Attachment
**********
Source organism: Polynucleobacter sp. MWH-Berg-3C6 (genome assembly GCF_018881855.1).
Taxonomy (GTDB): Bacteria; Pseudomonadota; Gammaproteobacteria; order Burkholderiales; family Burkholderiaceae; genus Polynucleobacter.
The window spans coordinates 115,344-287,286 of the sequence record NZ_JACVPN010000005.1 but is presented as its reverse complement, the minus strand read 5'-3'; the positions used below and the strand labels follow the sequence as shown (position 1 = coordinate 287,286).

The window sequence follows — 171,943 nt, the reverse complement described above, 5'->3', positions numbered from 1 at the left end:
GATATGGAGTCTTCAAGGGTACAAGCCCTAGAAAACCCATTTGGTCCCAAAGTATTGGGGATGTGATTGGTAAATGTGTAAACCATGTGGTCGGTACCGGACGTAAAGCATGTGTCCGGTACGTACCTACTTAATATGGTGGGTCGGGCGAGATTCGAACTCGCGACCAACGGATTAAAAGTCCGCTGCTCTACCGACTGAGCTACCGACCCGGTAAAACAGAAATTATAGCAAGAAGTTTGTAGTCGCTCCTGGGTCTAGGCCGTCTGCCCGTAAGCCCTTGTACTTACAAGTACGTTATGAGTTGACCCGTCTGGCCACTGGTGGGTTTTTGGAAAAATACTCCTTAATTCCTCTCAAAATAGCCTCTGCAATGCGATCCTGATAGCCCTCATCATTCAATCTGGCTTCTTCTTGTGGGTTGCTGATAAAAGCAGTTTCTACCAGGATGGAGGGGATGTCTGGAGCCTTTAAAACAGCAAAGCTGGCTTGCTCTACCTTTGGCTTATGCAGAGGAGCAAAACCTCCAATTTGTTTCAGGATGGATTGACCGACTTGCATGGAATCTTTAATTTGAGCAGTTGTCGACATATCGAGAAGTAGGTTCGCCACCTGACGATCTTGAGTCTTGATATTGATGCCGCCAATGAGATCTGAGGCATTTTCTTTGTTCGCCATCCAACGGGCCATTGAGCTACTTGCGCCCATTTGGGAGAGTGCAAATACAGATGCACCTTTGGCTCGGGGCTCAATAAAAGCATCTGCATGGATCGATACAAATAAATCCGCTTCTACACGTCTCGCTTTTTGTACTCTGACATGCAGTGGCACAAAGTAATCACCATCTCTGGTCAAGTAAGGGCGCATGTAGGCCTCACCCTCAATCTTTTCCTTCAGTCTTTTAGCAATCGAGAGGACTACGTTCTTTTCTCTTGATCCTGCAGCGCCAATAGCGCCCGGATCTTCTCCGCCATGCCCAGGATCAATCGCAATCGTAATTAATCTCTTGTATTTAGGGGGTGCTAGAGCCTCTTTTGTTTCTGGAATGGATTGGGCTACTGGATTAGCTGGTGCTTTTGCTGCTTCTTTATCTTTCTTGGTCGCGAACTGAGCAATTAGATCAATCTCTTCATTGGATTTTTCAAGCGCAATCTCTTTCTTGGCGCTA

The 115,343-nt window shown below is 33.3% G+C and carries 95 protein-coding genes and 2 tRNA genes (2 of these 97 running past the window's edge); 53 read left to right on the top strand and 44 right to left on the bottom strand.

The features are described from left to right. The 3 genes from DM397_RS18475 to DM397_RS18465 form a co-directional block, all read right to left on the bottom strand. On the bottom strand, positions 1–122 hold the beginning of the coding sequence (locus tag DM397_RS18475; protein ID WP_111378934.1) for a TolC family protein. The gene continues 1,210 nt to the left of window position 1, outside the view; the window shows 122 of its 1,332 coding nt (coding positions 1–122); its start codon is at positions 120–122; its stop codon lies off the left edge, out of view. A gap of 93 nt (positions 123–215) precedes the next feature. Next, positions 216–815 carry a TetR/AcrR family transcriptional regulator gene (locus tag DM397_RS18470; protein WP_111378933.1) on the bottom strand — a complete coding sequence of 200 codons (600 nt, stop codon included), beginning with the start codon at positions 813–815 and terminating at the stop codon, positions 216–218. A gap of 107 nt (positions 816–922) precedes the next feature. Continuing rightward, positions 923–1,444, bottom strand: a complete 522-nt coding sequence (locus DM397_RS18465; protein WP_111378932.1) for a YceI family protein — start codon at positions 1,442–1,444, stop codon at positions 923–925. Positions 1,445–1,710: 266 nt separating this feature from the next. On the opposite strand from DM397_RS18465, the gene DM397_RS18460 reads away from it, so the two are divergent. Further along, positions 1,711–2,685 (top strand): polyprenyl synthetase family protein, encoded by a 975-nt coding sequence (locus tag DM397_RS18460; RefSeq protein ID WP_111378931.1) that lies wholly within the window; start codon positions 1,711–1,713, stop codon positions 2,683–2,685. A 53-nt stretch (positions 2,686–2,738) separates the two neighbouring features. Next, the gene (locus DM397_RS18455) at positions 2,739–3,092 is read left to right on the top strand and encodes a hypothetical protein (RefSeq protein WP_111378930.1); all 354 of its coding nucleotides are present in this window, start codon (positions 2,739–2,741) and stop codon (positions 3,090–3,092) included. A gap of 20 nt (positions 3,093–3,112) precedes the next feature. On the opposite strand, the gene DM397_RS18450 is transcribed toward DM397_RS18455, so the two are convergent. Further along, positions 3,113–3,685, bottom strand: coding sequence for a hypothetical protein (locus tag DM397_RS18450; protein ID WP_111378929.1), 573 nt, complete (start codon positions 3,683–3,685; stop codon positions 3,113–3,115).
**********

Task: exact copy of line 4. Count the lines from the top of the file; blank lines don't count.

The window sequence follows — 171,943 nt, the reverse complement described above, 5'->3', positions numbered from 1 at the left end: